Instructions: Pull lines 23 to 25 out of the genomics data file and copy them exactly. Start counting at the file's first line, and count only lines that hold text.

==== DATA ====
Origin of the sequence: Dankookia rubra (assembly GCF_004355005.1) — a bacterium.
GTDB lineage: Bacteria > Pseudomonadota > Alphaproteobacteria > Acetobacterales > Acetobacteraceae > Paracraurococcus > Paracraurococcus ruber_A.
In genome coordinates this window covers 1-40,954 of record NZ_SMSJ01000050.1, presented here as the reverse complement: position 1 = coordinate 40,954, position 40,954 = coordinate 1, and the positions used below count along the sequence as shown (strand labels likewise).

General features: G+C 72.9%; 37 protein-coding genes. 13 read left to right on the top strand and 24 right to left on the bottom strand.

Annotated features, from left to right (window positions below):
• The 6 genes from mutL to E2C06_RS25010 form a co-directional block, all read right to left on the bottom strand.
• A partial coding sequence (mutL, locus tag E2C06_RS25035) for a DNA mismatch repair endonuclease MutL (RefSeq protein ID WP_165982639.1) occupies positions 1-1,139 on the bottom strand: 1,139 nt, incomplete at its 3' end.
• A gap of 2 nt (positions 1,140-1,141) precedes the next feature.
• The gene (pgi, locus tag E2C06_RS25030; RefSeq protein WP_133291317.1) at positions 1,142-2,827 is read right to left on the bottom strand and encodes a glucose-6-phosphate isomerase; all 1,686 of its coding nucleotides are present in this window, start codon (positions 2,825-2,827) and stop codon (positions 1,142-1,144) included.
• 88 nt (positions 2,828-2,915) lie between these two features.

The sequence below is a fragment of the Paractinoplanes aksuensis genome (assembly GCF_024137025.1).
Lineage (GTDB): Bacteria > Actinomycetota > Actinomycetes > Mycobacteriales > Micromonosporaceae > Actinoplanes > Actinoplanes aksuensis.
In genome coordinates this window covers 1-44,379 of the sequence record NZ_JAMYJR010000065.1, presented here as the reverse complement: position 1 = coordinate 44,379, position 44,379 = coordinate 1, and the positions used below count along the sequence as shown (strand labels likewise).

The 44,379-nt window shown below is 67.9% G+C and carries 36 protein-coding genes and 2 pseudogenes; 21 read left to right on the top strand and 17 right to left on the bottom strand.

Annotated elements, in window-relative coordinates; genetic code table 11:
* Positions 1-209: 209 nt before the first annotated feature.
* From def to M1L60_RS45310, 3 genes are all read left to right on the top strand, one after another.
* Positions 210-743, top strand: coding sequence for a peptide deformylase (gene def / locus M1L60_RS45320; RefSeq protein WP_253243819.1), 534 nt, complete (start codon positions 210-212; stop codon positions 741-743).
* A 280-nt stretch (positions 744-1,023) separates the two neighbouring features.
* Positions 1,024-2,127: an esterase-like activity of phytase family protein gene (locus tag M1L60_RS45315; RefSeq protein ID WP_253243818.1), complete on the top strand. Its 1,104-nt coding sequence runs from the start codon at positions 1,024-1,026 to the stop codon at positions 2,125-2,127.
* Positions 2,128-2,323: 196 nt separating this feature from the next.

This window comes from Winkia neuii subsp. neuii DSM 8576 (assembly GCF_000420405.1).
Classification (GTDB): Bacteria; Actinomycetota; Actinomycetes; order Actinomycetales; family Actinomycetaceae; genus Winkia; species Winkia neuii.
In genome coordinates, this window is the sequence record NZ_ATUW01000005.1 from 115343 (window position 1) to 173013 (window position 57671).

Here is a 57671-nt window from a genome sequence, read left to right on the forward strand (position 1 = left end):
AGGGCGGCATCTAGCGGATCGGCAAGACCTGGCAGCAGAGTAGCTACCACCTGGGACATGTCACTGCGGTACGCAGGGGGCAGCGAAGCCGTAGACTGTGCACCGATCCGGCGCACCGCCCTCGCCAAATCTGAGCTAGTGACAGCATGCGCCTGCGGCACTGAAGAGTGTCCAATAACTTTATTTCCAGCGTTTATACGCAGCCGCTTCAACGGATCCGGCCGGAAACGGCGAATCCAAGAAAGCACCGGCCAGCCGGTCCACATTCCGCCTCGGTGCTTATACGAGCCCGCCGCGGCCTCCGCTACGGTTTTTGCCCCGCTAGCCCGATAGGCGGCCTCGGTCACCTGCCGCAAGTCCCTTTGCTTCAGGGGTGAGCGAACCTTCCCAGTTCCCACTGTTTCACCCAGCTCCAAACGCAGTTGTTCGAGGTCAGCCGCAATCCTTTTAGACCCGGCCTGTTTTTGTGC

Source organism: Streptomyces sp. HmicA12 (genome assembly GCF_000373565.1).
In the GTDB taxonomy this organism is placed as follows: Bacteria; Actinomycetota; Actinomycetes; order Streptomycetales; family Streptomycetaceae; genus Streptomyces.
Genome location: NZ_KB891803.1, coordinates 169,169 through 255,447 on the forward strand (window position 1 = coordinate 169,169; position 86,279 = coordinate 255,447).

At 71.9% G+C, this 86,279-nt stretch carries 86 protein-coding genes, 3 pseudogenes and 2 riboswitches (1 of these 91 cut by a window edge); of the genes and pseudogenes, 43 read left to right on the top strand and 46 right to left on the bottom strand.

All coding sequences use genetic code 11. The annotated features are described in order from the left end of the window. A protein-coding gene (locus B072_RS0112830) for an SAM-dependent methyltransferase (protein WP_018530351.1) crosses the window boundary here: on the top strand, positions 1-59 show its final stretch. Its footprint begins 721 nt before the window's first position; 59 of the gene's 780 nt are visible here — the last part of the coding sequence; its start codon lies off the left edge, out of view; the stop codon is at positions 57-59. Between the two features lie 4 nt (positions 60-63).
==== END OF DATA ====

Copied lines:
Classification (GTDB): Bacteria; Actinomycetota; Actinomycetes; order Actinomycetales; family Actinomycetaceae; genus Winkia; species Winkia neuii.
In genome coordinates, this window is the sequence record NZ_ATUW01000005.1 from 115343 (window position 1) to 173013 (window position 57671).

Here is a 57671-nt window from a genome sequence, read left to right on the forward strand (position 1 = left end):